Andrea Mairs was let go from her job of 20 years in 2022 after six of her fellow staff claimed her ‘relentless complaining’ about racial issues in the classroom left them feeling ‘intimidated’ (stock image)
In this, they referred to the ‘cheeky monkey’ issue and said they were afraid to use the word black in any context, for fear of being accused of racism.
They branded Miss Mairs’ complaints as ‘intimidating’ and said they were ‘concerned about being labelled racist’ by the teacher.
The ‘shocked’ teacher was ‘scared’ and ‘daunted’ by their accusations, the tribunal heard, and four months later lodged her own grievance against the SLT over them.
As part of this, she accused the senior staff of ‘blackophobia’.
‘The SLT complained about not being able to use the word black,’ she said. ‘This can only be discrimination about the colour of my skin.
‘They are unable to use the word black, which indicates how uncomfortable they are around their black colleague.
‘This again is racial discrimination and more commonly known as blackophobia.’
After almost a year off sick, Miss Mairs raised the possibility of coming back to work.
The SLT staff objected, saying she had ‘instilled fear in colleagues’ and ‘made staff feel unsafe at work’ by her ‘relentless complaining’.
Miss Mairs was dismissed in January 2022 after an investigating panel concluded her relationship with the SLT and head teacher had ‘irretrievably broken down’.
Whilst she was absent from the school, a petition labelled ‘Bring back Miss Mairs’ was set up and garnered 800 signatures from both parents and past students’ among others.
The petition said: ‘Miss Mairs has taught at the school for over 15 years, she is well respected and highly regarded amongst us and our community.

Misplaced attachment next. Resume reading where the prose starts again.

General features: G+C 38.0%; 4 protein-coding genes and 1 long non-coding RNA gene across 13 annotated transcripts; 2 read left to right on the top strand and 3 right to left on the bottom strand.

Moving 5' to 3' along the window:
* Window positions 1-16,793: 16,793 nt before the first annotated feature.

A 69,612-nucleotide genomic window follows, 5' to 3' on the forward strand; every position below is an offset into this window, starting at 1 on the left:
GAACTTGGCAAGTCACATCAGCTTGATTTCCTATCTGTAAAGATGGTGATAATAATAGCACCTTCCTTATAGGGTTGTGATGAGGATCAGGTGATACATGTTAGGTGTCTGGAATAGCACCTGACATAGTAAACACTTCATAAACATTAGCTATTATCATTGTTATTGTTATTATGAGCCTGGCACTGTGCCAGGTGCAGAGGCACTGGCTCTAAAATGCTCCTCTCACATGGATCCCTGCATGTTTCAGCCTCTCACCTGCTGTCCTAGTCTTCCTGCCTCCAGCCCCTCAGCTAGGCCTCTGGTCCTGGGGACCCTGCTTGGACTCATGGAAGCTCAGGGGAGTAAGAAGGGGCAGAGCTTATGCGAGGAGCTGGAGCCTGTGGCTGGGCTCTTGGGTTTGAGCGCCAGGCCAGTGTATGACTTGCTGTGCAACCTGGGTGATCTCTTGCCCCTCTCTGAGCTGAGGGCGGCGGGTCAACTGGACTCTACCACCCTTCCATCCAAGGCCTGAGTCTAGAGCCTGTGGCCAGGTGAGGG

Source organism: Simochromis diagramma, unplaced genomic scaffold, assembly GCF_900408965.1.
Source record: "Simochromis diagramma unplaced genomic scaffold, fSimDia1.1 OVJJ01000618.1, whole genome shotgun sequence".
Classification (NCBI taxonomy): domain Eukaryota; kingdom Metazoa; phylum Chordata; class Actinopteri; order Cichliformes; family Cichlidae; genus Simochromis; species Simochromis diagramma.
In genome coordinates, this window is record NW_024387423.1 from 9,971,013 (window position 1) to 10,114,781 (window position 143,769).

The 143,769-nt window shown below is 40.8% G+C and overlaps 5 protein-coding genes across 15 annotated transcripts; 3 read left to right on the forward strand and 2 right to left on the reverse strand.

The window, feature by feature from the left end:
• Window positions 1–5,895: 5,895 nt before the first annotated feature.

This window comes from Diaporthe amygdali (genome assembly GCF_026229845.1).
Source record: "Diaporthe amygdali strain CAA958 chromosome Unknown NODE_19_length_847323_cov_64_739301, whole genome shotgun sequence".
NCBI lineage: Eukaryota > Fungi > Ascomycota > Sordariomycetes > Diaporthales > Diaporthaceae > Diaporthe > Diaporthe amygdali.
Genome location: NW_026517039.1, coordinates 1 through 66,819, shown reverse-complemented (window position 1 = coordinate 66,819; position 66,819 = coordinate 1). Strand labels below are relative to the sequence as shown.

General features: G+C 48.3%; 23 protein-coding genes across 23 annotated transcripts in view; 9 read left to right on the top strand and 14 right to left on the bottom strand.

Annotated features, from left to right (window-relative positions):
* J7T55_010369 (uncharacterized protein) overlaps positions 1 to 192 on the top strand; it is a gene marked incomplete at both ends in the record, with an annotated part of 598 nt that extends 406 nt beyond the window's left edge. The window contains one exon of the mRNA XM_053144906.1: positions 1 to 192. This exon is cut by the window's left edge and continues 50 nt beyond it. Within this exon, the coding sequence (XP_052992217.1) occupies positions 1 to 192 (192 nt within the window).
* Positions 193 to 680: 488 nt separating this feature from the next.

‘We feel it is vital that as the only Black teaching member of staff she returns and continues the work in our school as she is a great teacher and a role model to the diverse children she teaches.’
After her dismissal, Miss Mairs sued Trafford Council and the school governors for unfair dismissal, race discrimination by victimisation, and unauthorised deduction from wages and breach of contract – all of which were upheld.
The school insisted that the teacher’s grievance had been made in bad faith.
However, the tribunal disagreed and found that she had been victimised by the school and staff’s reaction to it – including the investigation into her and her eventual dismissal.
Employment Judge Jane Aspinall said: ‘Miss Mairs’ was a long-serving teacher with no performance issues prior to these proceedings…and no previous disciplinary issues.
‘The Tribunal finds that [Miss Mairs] honestly believed that SLT motivation was because they were afraid that if they raised a concern with her she would accuse them of racism.
‘This is what she meant by use of the term ‘blackophobic’.
‘She honestly believed that SLT would not have lodged a collective grievance about matters in their grievance without having previously raised them with the individual teacher on a one to one basis, if that teacher had not been black.
‘She believed and believes to this day that was true.’
A remedy hearing to decide Miss Mairs’ compensation will be held at a later date.